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Stemming the Gender Gap in STEM

Are you a female university-bound student interested in pursuing a Science, Technology, Engineering, or Medical (STEM) degree? These are fields in which women are far less represented than men, but there are schools and strategies that are shrinking the gender gap.

The American Association of University Women (AAUW) finds that girls and women are systematically tracked away from science and math throughout their education, limiting their access and opportunities to go into these fields as adults. Research shows that even 6-year old children begin identifying things relating to numbers, building, and machines with boys rather than girls, and that girls' confidence in subjects like science and math drops off in middle school. In a high-school survey in the UK, only 8% of students could identify a prominent woman -- past or present -- in a STEM field.

At university, the numbers improve. In the U.S. in 2021, women, who made up over 56.8% of all undergraduates, comprised a majority of 52.8% of undergraduates in all science fields. However, the gender disparity persisted in engineering and computing, where women accounted for only 18.6% and 17.7% of enrolled students, respectively.

After university, the careers pipeline for talented STEM women is leaky. The majority status women wielded in science-related fields at university drops significantly as they enter the workplace, where, according to The World Economic Forum, they account for 29.2% of STEM workers globally. AAUW pegs the figure at 34% in the US. The drop is even more pronounced at the top of the careers hierarchy, where women account for only 12.4% of C-Suite executives in STEM-related firms.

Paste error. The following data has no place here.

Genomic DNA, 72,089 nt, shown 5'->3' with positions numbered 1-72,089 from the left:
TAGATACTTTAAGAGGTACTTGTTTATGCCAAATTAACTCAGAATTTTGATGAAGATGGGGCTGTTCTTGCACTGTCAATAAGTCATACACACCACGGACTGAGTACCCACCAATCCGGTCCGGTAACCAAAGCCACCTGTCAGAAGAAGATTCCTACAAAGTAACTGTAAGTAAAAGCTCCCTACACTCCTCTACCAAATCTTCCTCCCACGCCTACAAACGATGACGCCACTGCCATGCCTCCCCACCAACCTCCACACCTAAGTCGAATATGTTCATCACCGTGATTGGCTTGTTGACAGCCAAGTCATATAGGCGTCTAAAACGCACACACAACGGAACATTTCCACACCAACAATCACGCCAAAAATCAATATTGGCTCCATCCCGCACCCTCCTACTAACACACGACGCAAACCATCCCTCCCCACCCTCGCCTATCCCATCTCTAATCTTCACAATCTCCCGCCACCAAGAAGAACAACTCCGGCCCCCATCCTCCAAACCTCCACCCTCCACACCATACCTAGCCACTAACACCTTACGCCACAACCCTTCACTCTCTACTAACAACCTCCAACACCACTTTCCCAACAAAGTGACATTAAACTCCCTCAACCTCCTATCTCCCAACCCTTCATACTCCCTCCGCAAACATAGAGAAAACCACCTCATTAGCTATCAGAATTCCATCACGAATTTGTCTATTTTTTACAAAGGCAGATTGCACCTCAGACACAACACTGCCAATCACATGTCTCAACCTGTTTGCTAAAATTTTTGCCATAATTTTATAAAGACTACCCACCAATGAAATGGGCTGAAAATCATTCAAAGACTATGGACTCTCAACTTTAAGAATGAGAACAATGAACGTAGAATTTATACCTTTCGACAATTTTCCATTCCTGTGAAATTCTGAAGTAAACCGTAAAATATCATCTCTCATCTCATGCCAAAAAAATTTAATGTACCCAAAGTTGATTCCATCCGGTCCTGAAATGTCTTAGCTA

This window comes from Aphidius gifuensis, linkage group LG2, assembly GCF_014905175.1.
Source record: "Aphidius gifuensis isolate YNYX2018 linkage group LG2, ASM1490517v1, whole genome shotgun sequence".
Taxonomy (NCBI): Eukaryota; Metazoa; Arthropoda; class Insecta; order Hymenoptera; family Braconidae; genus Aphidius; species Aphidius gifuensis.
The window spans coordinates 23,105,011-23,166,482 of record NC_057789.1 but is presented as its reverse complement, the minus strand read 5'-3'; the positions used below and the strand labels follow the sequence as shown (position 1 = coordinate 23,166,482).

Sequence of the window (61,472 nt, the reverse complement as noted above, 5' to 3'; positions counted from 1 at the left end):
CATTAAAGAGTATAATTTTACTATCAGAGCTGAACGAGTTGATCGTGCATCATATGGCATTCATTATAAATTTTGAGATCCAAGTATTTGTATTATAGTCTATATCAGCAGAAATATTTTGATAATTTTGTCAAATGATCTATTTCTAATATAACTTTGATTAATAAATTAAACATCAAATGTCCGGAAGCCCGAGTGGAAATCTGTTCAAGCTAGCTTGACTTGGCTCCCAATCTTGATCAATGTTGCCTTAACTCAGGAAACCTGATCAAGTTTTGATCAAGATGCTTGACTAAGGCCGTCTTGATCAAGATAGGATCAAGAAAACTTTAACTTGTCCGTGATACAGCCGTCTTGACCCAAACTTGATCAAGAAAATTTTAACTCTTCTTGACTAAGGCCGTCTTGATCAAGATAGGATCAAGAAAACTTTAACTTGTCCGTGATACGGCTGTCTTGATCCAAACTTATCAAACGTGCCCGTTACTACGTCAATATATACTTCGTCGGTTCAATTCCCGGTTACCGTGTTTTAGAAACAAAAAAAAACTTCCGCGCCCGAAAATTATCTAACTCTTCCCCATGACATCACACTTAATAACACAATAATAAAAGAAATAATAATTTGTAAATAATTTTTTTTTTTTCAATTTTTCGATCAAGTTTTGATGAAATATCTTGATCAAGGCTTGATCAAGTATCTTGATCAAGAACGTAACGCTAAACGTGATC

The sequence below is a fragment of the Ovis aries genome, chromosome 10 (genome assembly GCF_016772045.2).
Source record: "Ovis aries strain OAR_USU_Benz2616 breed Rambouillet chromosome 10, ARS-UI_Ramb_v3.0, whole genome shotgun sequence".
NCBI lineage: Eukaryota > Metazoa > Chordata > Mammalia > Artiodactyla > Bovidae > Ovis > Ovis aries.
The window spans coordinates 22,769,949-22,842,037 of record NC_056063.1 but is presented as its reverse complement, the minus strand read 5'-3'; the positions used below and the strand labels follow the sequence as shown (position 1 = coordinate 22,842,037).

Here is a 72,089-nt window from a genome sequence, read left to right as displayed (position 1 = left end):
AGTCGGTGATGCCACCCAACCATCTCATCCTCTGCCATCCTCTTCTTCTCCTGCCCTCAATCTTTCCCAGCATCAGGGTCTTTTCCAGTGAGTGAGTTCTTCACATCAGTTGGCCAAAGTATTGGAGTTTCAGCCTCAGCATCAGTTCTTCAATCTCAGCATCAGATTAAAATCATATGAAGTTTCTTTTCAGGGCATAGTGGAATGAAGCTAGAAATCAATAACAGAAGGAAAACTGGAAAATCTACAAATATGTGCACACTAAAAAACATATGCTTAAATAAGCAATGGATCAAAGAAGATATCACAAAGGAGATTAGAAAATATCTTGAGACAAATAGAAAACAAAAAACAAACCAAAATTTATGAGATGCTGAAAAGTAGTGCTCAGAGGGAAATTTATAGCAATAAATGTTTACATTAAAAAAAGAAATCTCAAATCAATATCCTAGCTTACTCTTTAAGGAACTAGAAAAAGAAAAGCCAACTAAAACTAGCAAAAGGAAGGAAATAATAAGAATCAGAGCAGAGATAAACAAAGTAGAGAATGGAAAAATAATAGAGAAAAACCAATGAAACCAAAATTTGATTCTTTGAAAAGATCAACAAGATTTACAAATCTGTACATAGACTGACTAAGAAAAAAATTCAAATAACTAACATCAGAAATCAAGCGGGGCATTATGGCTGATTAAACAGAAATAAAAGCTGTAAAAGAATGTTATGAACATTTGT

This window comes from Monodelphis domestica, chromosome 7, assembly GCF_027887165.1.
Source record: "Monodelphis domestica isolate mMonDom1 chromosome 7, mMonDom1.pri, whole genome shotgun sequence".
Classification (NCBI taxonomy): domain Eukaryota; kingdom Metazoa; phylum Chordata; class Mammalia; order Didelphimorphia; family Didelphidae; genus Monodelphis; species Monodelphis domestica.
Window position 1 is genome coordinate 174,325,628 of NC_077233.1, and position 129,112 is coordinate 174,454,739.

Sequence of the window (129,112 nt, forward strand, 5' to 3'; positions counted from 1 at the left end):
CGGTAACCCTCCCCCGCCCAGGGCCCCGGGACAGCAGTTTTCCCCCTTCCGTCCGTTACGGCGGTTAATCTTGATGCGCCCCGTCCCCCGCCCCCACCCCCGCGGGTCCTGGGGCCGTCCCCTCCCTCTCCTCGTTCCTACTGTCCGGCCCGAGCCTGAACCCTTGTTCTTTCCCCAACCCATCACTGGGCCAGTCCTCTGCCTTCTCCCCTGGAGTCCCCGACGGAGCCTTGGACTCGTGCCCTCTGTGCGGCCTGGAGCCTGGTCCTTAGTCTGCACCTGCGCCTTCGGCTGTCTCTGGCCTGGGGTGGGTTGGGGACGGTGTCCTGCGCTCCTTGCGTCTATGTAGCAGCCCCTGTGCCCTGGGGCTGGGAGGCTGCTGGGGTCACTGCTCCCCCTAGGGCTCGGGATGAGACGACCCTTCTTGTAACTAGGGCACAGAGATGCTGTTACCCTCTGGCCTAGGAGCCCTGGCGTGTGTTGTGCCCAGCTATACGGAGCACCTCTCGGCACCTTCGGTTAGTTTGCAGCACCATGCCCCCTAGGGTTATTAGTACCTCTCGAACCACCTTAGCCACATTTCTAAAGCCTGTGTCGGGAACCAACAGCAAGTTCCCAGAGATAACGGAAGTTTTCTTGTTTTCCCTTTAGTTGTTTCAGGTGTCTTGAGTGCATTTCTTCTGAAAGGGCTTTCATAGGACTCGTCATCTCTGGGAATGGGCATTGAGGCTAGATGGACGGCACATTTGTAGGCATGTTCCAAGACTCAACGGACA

So what can be done? There is cause for optimism, since there is growing global awareness that the STEM imbalance must be addressed to promote gender equity and economic opportunity and, increasingly, respond to climate change. For example, many organisations are currently involved in efforts to spark interest and support girls’ persistence in STEM education in K-12 schools. Coding programmes for girls abound. Many universities are intensifying recruiting efforts among prospective female STEM students and creating funding and campus schemes to encourage them. The most proactive ones are supplying resources to help them succeed academically and navigate careers.

University-bound students planning to apply to supportive, gender gap-bashing STEM schools should look for: 

STEM colleges and courses with diverse faculty. Mentors come in all genders, colours, shapes, and sizes, but numerous student testimonials affirm the importance of having a female faculty role model. 

Ratio of female to male students. Many female STEM students have cited the importance of having a sizeable female cohort in their classes for the purposes of support and networking.

High retention and graduation rates for women in STEM. The number of women STEM graduates who decline to pursue a STEM career is significant. Look for universities that offer mentoring, internships, and support services to help female STEM students  succeed in their courses and thrive in STEM professionally.

Partnerships. Female STEM students can benefit from numerous external programmes and resources that may be associated with the university curriculum. They are offered by groups that include the international Women Inspiring Girls and Women in STEM Excellence (WISE), the U.S. National Center for Women and Information Technology, and Women in STEM UK

Contact University Bound for help with your research, your planning, and your list.

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